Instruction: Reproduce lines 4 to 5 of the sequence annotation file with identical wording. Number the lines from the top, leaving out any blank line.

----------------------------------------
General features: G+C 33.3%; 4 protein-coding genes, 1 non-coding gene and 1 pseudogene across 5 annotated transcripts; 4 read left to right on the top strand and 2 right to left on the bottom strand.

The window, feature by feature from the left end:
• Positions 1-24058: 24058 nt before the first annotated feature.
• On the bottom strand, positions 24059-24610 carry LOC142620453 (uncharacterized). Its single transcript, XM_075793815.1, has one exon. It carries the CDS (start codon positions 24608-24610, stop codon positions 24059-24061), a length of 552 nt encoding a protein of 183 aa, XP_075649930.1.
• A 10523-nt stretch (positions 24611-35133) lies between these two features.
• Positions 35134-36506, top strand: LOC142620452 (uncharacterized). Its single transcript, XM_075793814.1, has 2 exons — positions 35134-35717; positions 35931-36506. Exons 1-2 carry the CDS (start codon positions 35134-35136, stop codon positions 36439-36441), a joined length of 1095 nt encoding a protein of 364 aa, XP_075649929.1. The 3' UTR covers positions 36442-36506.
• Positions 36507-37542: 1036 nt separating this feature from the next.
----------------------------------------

• On the bottom strand, positions 24059-24610 carry LOC142620453 (uncharacterized). Its single transcript, XM_075793815.1, has one exon. It carries the CDS (start codon positions 24608-24610, stop codon positions 24059-24061), a length of 552 nt encoding a protein of 183 aa, XP_075649930.1.
• A 10523-nt stretch (positions 24611-35133) lies between these two features.